Thanks for the comment.

    A Douglas

  7. 7 Kristin
    January 18, 2007 at 8:30 pm

    Your story reminded me of an incident at the mortuary.
    We had this lady that was as grey as clay. I had seen alot of
    funky colors on bodies but this one was just grey. She was shiny
    like a snail. Smelled not so good which was expected but it was to
    be expected. Her face looked like it was melted and was the usual putrid
    smell. She looked like she was slithering by the shape of her body. When I pulled her arm out of the area it had settled into it made the sound like a shoe sucking out of the mud. Got the rings off and I let go and it slid
    right back into its formed chamber of mush all on its own. We took off our gloves and I zipped up the bag and when I did that a very large sample of the grey lady completely coated my finger. It looked like I dipped it into the frosting bowl.. (Funny thing a germ o phobe works at a mortuary..haha.)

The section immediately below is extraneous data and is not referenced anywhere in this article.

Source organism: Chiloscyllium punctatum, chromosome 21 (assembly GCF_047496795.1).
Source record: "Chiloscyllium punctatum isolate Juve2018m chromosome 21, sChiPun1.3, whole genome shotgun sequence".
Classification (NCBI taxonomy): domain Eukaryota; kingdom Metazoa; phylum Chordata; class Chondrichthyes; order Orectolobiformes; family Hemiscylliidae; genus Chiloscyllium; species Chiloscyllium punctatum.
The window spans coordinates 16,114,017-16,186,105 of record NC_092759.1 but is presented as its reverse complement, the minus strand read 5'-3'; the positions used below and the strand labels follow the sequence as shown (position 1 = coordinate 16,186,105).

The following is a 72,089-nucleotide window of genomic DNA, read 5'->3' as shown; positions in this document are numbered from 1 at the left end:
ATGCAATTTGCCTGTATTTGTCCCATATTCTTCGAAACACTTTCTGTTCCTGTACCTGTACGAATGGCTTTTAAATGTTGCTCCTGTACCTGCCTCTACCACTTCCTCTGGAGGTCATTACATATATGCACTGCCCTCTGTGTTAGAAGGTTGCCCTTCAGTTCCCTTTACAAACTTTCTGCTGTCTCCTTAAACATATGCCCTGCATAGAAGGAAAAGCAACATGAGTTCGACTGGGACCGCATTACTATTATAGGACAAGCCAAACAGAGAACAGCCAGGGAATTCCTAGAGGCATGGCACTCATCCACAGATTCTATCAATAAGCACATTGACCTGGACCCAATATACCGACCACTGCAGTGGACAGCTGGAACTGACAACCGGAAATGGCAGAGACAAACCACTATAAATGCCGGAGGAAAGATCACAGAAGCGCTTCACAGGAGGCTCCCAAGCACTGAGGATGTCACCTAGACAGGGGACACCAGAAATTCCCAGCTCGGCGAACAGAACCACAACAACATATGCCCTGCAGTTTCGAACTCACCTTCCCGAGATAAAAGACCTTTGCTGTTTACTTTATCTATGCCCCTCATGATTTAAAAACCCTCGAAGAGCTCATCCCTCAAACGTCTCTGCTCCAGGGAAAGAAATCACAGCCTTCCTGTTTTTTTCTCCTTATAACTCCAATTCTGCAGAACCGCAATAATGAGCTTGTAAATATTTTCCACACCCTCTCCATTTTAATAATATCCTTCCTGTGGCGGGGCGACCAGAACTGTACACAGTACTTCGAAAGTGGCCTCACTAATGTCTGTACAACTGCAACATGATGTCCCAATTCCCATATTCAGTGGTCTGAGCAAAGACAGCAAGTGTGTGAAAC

I had grey lady finger syndrome for at least three weeks. I must have washed it a thousand times.

    And I always loved the sloshy autopsied bodies at the morgue that are super wet and whenever someone would move them you could feel the little splashes on your face. Like you it was all about keeping the mouth
    shut and the eyes closed. =)

  8. April 19, 2007 at 11:37 am

    Eeee. I posted a comment and I screwed up one of the tags. I meant to say…
    Ew. When I was sitting here reading it felt like I was splashed in the face. Bah, the tricks my mind plays on me.